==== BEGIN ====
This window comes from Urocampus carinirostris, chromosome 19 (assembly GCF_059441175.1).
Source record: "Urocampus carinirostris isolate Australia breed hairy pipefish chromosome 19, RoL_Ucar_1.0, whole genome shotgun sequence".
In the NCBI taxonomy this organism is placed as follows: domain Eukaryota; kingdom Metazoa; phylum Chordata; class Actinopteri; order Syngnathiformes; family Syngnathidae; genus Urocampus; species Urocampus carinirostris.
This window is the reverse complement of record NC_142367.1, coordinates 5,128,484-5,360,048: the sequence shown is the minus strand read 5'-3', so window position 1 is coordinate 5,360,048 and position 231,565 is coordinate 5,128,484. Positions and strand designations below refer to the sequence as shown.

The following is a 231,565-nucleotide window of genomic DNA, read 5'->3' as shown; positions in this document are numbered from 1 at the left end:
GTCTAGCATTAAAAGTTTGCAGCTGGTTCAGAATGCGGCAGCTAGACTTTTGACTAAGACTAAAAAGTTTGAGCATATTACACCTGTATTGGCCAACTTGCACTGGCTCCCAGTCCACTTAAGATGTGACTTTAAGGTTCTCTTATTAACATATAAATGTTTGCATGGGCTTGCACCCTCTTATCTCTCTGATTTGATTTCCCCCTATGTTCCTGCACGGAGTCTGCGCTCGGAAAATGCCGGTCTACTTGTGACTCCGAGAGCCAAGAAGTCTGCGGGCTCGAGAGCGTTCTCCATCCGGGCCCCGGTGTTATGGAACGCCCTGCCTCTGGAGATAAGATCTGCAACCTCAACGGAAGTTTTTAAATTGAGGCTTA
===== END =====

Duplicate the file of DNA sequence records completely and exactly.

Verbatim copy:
This window comes from Urocampus carinirostris, chromosome 19 (assembly GCF_059441175.1).
Source record: "Urocampus carinirostris isolate Australia breed hairy pipefish chromosome 19, RoL_Ucar_1.0, whole genome shotgun sequence".
In the NCBI taxonomy this organism is placed as follows: domain Eukaryota; kingdom Metazoa; phylum Chordata; class Actinopteri; order Syngnathiformes; family Syngnathidae; genus Urocampus; species Urocampus carinirostris.
This window is the reverse complement of record NC_142367.1, coordinates 5,128,484-5,360,048: the sequence shown is the minus strand read 5'-3', so window position 1 is coordinate 5,360,048 and position 231,565 is coordinate 5,128,484. Positions and strand designations below refer to the sequence as shown.

The following is a 231,565-nucleotide window of genomic DNA, read 5'->3' as shown; positions in this document are numbered from 1 at the left end:
GTCTAGCATTAAAAGTTTGCAGCTGGTTCAGAATGCGGCAGCTAGACTTTTGACTAAGACTAAAAAGTTTGAGCATATTACACCTGTATTGGCCAACTTGCACTGGCTCCCAGTCCACTTAAGATGTGACTTTAAGGTTCTCTTATTAACATATAAATGTTTGCATGGGCTTGCACCCTCTTATCTCTCTGATTTGATTTCCCCCTATGTTCCTGCACGGAGTCTGCGCTCGGAAAATGCCGGTCTACTTGTGACTCCGAGAGCCAAGAAGTCTGCGGGCTCGAGAGCGTTCTCCATCCGGGCCCCGGTGTTATGGAACGCCCTGCCTCTGGAGATAAGATCTGCAACCTCAACGGAAGTTTTTAAATTGAGGCTTA